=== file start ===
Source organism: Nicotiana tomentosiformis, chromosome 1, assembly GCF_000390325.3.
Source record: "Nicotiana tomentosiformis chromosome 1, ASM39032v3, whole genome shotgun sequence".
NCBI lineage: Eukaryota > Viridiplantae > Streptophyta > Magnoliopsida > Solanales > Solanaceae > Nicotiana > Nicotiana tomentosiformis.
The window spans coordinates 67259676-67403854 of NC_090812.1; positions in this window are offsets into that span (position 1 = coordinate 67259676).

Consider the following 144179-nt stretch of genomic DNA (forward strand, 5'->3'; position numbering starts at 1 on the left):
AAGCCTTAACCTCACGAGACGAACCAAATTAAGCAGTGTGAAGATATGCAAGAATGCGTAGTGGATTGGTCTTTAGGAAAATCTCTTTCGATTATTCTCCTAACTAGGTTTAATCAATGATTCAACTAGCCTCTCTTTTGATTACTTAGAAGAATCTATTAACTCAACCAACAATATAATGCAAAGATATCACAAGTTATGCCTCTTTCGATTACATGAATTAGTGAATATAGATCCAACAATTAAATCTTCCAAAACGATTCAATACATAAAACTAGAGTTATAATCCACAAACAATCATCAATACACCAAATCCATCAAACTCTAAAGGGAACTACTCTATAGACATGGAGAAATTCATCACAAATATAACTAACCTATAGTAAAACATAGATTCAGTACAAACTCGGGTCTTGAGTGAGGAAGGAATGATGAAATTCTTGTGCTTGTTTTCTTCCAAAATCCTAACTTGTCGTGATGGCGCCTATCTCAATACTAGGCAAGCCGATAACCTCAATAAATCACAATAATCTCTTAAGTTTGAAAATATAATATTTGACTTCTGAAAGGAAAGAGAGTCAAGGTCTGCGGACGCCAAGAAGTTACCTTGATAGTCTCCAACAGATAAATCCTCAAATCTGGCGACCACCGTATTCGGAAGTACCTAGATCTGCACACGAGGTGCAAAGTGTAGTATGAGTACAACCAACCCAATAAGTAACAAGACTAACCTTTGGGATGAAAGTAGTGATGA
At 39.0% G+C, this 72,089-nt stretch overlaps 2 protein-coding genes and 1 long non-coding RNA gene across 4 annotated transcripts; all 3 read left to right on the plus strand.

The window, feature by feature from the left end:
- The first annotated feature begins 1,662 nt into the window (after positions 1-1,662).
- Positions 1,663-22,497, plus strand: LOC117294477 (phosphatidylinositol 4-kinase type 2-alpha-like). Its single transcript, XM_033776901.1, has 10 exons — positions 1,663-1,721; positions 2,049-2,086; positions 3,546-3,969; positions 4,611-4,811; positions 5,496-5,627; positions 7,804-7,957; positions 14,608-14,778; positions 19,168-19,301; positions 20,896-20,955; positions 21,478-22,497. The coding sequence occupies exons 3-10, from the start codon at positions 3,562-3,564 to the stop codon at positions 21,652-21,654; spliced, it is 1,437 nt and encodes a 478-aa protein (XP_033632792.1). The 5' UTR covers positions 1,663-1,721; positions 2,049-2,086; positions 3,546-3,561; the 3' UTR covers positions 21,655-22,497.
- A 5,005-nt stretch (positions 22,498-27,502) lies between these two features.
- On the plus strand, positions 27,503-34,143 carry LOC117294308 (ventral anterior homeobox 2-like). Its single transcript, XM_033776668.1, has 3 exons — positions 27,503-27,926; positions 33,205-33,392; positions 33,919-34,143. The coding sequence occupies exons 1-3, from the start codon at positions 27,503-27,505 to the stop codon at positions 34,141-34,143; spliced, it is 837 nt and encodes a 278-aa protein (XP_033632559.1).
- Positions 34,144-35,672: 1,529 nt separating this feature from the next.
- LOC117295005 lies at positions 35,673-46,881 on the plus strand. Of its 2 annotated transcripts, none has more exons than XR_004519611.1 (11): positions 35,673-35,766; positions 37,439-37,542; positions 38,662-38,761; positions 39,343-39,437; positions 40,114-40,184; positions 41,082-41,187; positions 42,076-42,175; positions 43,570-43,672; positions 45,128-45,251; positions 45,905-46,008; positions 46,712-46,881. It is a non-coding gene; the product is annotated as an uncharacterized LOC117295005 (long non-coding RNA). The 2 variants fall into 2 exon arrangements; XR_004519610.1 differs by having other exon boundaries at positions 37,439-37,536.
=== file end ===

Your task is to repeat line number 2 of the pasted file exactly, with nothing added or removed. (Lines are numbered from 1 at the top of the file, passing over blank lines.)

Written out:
Source record: "Nicotiana tomentosiformis chromosome 1, ASM39032v3, whole genome shotgun sequence".